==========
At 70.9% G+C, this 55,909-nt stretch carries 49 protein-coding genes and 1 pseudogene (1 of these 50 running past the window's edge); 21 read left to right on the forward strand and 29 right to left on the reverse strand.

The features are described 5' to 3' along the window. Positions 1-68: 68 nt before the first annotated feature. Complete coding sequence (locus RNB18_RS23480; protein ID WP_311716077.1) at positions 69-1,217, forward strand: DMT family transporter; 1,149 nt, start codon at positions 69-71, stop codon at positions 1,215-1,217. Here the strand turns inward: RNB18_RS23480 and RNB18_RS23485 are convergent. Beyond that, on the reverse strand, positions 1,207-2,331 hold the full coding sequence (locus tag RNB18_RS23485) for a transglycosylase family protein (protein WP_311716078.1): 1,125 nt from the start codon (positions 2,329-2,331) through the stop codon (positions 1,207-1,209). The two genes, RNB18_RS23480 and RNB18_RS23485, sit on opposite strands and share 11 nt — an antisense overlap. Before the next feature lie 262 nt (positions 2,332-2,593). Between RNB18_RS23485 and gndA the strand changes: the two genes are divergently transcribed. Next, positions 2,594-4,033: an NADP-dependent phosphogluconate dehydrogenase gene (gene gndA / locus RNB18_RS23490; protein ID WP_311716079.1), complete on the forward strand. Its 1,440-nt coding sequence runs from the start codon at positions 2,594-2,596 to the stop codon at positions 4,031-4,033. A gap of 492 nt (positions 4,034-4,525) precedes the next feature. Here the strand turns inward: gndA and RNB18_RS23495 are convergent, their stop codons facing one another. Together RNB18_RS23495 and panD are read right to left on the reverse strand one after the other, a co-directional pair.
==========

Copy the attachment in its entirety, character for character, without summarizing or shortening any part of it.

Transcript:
At 70.9% G+C, this 55,909-nt stretch carries 49 protein-coding genes and 1 pseudogene (1 of these 50 running past the window's edge); 21 read left to right on the forward strand and 29 right to left on the reverse strand.

The features are described 5' to 3' along the window. Positions 1-68: 68 nt before the first annotated feature. Complete coding sequence (locus RNB18_RS23480; protein ID WP_311716077.1) at positions 69-1,217, forward strand: DMT family transporter; 1,149 nt, start codon at positions 69-71, stop codon at positions 1,215-1,217. Here the strand turns inward: RNB18_RS23480 and RNB18_RS23485 are convergent. Beyond that, on the reverse strand, positions 1,207-2,331 hold the full coding sequence (locus tag RNB18_RS23485) for a transglycosylase family protein (protein WP_311716078.1): 1,125 nt from the start codon (positions 2,329-2,331) through the stop codon (positions 1,207-1,209). The two genes, RNB18_RS23480 and RNB18_RS23485, sit on opposite strands and share 11 nt — an antisense overlap. Before the next feature lie 262 nt (positions 2,332-2,593). Between RNB18_RS23485 and gndA the strand changes: the two genes are divergently transcribed. Next, positions 2,594-4,033: an NADP-dependent phosphogluconate dehydrogenase gene (gene gndA / locus RNB18_RS23490; protein ID WP_311716079.1), complete on the forward strand. Its 1,440-nt coding sequence runs from the start codon at positions 2,594-2,596 to the stop codon at positions 4,031-4,033. A gap of 492 nt (positions 4,034-4,525) precedes the next feature. Here the strand turns inward: gndA and RNB18_RS23495 are convergent, their stop codons facing one another. Together RNB18_RS23495 and panD are read right to left on the reverse strand one after the other, a co-directional pair.